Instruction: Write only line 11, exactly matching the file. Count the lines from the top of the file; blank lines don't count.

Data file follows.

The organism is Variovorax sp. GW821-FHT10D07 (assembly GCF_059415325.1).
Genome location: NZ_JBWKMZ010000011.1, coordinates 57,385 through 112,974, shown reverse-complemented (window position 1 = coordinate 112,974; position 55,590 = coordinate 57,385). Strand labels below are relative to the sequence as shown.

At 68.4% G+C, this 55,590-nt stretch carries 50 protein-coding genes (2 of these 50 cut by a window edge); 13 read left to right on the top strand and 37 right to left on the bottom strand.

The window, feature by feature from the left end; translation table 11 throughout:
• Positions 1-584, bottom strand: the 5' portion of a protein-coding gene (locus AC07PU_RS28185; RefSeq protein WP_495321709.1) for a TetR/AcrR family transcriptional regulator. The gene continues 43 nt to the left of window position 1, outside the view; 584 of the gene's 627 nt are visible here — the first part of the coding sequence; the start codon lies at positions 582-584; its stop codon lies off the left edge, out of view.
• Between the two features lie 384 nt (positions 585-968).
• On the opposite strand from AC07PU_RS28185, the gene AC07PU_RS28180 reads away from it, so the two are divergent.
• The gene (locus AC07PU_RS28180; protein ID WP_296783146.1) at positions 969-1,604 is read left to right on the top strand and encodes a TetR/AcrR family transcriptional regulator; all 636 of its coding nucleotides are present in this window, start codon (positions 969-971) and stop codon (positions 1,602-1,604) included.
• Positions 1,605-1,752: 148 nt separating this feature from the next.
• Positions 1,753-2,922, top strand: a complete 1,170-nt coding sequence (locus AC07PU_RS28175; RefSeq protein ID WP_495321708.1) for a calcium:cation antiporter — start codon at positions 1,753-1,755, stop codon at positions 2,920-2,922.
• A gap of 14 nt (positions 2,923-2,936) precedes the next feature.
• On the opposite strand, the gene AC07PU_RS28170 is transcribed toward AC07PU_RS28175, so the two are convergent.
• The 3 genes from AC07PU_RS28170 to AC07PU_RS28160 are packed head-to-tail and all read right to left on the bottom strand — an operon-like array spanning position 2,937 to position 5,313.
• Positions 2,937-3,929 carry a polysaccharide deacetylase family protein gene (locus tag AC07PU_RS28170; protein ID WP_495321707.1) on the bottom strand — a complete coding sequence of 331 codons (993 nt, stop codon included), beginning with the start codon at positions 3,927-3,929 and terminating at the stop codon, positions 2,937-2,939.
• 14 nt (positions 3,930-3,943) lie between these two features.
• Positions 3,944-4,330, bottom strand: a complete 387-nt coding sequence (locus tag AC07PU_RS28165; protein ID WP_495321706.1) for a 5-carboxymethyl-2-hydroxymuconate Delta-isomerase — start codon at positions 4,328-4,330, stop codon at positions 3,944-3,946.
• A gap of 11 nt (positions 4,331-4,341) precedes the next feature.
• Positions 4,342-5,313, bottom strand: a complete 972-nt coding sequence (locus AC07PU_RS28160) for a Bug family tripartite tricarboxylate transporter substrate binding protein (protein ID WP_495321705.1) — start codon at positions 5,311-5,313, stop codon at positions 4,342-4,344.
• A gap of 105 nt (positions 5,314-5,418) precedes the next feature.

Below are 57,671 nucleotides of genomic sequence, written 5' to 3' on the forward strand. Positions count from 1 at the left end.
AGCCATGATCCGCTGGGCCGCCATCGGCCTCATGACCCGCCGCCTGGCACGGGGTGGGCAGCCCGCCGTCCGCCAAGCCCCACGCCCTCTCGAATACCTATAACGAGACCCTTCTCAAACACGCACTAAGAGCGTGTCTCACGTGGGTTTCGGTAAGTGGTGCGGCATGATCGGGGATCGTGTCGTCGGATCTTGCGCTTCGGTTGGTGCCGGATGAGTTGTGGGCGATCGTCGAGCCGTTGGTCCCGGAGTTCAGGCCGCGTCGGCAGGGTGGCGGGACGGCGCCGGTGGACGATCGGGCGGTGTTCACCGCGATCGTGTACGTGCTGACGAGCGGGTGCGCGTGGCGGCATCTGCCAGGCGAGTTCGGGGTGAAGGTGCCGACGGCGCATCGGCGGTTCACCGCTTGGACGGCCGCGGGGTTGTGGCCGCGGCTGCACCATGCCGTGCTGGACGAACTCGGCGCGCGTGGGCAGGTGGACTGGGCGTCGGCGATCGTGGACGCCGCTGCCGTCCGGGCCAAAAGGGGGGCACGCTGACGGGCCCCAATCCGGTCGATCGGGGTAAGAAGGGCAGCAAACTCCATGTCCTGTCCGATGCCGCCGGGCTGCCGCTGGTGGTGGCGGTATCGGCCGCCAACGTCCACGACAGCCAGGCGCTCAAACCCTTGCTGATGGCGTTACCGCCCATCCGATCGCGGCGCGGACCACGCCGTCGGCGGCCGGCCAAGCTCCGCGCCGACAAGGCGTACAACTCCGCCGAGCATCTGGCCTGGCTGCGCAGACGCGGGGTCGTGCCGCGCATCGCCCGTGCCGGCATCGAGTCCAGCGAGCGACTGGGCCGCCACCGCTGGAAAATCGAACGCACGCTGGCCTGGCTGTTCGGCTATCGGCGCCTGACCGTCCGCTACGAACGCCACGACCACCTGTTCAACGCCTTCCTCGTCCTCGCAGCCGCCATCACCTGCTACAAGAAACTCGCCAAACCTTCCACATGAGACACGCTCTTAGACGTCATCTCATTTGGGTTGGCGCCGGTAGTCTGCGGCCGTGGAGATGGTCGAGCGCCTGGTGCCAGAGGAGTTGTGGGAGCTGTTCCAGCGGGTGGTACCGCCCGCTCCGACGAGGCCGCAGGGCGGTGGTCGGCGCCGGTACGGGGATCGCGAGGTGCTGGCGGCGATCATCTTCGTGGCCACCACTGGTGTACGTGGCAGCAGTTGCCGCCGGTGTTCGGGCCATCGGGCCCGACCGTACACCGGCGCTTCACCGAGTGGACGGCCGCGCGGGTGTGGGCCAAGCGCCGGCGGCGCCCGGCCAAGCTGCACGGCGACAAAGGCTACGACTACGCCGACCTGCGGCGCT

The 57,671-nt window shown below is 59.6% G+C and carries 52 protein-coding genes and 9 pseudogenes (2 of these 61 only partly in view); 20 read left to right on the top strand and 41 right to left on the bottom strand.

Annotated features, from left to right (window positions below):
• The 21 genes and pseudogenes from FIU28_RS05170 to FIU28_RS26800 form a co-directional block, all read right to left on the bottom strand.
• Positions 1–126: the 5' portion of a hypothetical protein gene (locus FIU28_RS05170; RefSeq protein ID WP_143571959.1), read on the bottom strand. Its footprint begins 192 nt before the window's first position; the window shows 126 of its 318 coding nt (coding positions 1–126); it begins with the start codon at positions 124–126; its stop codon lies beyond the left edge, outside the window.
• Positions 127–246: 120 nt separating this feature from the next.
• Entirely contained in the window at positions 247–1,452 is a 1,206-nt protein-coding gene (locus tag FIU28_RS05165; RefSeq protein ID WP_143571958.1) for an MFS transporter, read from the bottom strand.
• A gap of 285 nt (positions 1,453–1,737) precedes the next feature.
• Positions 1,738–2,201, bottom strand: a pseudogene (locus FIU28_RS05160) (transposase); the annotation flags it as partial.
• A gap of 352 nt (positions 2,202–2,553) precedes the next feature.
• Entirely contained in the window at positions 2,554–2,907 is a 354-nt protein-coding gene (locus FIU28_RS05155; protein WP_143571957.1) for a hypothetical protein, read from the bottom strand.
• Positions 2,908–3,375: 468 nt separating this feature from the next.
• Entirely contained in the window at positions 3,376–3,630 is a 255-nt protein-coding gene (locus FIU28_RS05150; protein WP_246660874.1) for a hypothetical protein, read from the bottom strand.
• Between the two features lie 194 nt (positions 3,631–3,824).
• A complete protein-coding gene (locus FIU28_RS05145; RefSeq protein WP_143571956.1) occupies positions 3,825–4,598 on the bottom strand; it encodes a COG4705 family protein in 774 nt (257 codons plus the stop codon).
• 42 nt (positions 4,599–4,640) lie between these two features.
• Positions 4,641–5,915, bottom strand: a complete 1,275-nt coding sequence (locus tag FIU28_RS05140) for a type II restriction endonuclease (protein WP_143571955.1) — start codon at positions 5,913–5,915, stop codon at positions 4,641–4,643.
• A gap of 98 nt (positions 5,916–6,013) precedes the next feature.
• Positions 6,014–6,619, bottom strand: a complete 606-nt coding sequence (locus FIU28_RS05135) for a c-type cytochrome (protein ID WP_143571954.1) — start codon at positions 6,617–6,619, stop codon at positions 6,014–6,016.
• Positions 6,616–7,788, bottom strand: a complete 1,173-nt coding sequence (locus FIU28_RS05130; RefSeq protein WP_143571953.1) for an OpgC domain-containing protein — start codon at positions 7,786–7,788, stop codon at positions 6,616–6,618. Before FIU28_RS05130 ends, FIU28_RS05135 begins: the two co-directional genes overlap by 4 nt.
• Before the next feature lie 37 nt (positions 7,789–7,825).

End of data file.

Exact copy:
• A gap of 14 nt (positions 2,923-2,936) precedes the next feature.